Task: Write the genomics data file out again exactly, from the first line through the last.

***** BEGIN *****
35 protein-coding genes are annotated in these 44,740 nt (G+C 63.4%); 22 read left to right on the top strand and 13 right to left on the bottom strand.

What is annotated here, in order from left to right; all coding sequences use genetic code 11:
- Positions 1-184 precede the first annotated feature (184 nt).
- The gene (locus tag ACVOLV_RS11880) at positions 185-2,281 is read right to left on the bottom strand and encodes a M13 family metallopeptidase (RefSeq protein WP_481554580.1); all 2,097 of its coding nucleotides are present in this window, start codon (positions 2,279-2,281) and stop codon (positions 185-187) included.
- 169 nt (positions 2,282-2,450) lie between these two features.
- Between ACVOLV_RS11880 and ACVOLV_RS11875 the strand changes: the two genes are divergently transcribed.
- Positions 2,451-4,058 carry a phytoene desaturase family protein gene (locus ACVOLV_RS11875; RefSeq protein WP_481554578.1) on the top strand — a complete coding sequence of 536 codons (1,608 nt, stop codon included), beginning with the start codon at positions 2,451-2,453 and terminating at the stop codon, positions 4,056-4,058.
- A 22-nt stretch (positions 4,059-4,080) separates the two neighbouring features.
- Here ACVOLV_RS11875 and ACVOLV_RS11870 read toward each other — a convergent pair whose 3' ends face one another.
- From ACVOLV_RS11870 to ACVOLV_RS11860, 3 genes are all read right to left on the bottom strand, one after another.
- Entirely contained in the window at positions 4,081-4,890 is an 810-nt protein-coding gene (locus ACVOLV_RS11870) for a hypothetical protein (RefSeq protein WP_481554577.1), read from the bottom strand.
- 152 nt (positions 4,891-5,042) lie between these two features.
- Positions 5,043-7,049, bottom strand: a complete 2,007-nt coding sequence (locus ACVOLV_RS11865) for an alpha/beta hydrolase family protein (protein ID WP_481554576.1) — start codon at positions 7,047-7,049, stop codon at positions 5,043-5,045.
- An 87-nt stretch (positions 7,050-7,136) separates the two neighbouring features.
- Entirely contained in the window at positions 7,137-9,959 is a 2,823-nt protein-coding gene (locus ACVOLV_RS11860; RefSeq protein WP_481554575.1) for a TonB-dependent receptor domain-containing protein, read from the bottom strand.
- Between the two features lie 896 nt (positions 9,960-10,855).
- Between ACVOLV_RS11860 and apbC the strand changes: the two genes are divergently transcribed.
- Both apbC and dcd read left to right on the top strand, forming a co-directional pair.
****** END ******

35 protein-coding genes are annotated in these 44,740 nt (G+C 63.4%); 22 read left to right on the top strand and 13 right to left on the bottom strand.

What is annotated here, in order from left to right; all coding sequences use genetic code 11:
- Positions 1-184 precede the first annotated feature (184 nt).
- The gene (locus tag ACVOLV_RS11880) at positions 185-2,281 is read right to left on the bottom strand and encodes a M13 family metallopeptidase (RefSeq protein WP_481554580.1); all 2,097 of its coding nucleotides are present in this window, start codon (positions 2,279-2,281) and stop codon (positions 185-187) included.
- 169 nt (positions 2,282-2,450) lie between these two features.
- Between ACVOLV_RS11880 and ACVOLV_RS11875 the strand changes: the two genes are divergently transcribed.
- Positions 2,451-4,058 carry a phytoene desaturase family protein gene (locus ACVOLV_RS11875; RefSeq protein WP_481554578.1) on the top strand — a complete coding sequence of 536 codons (1,608 nt, stop codon included), beginning with the start codon at positions 2,451-2,453 and terminating at the stop codon, positions 4,056-4,058.
- A 22-nt stretch (positions 4,059-4,080) separates the two neighbouring features.
- Here ACVOLV_RS11875 and ACVOLV_RS11870 read toward each other — a convergent pair whose 3' ends face one another.
- From ACVOLV_RS11870 to ACVOLV_RS11860, 3 genes are all read right to left on the bottom strand, one after another.
- Entirely contained in the window at positions 4,081-4,890 is an 810-nt protein-coding gene (locus ACVOLV_RS11870) for a hypothetical protein (RefSeq protein WP_481554577.1), read from the bottom strand.
- 152 nt (positions 4,891-5,042) lie between these two features.
- Positions 5,043-7,049, bottom strand: a complete 2,007-nt coding sequence (locus ACVOLV_RS11865) for an alpha/beta hydrolase family protein (protein ID WP_481554576.1) — start codon at positions 7,047-7,049, stop codon at positions 5,043-5,045.
- An 87-nt stretch (positions 7,050-7,136) separates the two neighbouring features.
- Entirely contained in the window at positions 7,137-9,959 is a 2,823-nt protein-coding gene (locus ACVOLV_RS11860; RefSeq protein WP_481554575.1) for a TonB-dependent receptor domain-containing protein, read from the bottom strand.
- Between the two features lie 896 nt (positions 9,960-10,855).
- Between ACVOLV_RS11860 and apbC the strand changes: the two genes are divergently transcribed.
- Both apbC and dcd read left to right on the top strand, forming a co-directional pair.